Saturday, 14 September 2013

Thoughts from a Morning Sitting in Church for "Ride and Stride" Saturday

The church is my former parish - but still affiliated! - church of SS. Mary and Nicholas, Littlemore. It's actually rather difficult for me to be affiliated to any church, because as a priest, I am not allowed to be on the electoral roll, which is for laypeople, and as someone without Permission to Officiate from the Bishop, I cannot be ex-officio as a priest who worships and sometimes serves there. For a couple of years I have served on the PCC, but by co-option, as I am not allowed to be subjected to the forces of electoral democracy. It's an odd position to be in, but I am an odd person, so perhaps I have found my place.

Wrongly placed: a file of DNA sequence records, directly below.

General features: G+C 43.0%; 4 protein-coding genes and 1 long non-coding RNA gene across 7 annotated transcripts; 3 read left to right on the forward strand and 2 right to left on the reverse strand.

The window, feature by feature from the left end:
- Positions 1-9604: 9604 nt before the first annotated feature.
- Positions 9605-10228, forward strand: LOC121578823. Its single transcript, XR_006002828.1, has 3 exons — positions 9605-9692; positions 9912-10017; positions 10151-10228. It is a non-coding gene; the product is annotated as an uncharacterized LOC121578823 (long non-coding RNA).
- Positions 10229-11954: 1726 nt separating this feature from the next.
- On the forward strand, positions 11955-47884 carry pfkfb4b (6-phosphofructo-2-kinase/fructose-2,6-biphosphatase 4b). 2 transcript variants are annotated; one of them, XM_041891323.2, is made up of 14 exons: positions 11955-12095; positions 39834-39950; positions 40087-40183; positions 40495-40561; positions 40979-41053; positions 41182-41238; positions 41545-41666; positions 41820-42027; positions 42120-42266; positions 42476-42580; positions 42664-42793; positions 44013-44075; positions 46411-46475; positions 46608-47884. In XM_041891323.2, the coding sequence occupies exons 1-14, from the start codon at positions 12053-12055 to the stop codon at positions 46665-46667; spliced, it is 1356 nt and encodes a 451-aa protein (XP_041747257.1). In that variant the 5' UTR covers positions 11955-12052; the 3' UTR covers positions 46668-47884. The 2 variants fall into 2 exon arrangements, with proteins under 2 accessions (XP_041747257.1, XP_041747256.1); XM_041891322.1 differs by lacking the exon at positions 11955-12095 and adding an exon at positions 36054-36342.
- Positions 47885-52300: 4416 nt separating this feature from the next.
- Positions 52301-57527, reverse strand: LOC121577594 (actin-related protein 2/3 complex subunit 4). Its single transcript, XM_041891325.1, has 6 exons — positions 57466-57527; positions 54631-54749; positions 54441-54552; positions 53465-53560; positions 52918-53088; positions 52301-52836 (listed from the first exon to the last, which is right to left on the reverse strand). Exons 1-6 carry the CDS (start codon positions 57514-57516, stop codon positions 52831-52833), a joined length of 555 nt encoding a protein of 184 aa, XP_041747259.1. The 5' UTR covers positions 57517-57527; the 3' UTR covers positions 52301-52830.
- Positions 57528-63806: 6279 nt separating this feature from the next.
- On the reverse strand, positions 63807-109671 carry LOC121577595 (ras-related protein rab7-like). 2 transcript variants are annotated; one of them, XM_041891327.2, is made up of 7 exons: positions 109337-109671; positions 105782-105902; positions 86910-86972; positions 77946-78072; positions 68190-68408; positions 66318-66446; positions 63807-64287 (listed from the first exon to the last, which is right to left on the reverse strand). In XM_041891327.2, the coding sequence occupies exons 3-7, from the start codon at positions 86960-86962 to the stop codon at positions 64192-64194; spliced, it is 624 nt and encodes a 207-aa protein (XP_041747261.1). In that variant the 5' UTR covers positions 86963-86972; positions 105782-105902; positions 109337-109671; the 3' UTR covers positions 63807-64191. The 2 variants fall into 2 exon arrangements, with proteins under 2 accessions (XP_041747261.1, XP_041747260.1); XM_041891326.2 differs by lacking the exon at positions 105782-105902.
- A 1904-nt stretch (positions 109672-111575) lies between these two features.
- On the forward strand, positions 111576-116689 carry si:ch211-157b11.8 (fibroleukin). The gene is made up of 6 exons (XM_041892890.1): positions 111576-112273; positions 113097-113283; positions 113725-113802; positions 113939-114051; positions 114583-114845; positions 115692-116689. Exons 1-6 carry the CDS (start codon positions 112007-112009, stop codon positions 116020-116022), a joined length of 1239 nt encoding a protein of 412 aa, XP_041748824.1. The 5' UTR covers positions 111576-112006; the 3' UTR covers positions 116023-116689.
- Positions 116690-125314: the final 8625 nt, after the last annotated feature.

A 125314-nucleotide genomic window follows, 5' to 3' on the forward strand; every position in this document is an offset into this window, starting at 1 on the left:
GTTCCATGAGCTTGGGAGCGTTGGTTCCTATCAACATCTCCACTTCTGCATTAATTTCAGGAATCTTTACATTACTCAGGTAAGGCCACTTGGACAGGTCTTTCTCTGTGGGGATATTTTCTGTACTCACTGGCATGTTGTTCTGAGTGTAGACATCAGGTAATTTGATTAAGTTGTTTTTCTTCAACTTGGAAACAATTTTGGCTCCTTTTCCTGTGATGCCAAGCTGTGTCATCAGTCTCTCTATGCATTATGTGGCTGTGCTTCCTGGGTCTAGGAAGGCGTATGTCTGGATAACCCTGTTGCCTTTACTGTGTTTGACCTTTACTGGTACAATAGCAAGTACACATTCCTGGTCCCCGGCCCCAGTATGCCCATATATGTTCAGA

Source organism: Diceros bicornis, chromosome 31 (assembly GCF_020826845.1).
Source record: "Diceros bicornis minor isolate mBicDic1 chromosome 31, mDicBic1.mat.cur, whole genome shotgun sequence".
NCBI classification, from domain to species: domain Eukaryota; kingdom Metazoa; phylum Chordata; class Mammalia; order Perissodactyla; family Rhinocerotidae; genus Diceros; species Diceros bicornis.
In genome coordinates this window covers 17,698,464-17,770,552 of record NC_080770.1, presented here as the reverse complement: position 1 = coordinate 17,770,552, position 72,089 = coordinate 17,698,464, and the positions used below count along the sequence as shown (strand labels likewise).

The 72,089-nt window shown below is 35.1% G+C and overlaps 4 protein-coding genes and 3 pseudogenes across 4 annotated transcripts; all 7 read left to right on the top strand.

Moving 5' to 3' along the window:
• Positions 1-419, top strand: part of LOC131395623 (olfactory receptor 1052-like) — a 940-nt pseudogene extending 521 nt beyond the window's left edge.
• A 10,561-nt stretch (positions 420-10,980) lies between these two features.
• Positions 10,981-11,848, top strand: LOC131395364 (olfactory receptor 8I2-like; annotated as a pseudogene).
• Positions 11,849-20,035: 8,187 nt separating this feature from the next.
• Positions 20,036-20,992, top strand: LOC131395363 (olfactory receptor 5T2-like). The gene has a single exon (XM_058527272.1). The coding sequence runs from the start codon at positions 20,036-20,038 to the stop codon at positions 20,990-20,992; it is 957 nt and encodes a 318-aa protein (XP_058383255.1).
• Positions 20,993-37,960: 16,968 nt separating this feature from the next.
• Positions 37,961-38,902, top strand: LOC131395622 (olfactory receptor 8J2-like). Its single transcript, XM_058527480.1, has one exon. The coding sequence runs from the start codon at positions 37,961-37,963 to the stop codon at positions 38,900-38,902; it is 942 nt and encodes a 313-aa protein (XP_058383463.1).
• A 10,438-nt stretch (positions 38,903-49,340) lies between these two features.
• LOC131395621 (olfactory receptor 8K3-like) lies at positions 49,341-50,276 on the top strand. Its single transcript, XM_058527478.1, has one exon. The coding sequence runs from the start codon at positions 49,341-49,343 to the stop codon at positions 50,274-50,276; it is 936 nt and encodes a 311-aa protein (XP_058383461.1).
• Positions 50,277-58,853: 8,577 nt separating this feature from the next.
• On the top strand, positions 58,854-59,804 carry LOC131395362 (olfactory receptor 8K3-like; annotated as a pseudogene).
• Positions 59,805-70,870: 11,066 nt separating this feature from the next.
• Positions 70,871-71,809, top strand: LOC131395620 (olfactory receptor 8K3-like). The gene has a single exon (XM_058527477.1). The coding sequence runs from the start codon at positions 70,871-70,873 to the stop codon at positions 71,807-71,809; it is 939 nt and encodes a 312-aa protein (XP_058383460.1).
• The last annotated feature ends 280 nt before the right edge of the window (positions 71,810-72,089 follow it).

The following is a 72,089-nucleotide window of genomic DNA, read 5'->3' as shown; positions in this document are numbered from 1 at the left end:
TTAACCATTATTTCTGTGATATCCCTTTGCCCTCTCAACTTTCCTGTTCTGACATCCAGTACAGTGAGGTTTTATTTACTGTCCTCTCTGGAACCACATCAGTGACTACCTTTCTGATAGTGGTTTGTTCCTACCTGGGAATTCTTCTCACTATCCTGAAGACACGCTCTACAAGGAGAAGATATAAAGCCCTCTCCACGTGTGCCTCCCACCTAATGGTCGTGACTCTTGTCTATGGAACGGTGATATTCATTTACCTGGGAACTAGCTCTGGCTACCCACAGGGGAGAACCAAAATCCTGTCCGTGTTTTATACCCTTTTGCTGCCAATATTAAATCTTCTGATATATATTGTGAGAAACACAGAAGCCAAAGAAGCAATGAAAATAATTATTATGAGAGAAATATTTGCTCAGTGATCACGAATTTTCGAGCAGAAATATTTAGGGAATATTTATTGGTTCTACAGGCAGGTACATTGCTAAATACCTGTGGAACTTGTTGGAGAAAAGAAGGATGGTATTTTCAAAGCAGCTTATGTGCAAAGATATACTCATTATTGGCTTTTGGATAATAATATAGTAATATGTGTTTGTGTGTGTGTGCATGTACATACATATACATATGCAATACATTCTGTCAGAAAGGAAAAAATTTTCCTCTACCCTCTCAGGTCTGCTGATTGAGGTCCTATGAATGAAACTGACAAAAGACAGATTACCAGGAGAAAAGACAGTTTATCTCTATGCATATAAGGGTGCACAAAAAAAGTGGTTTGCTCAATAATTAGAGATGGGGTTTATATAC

"Ride and Stride" is quite a fun fundraising thing that happens once a year, when people walk, or cycle, to as many local churches as they can, with sponsorship, to raise money for the church of their choice. It's a nice and good thing, a chance to open the doors, to welcome strangers, to get on your bike, to get some fresh, and possibly holy, air.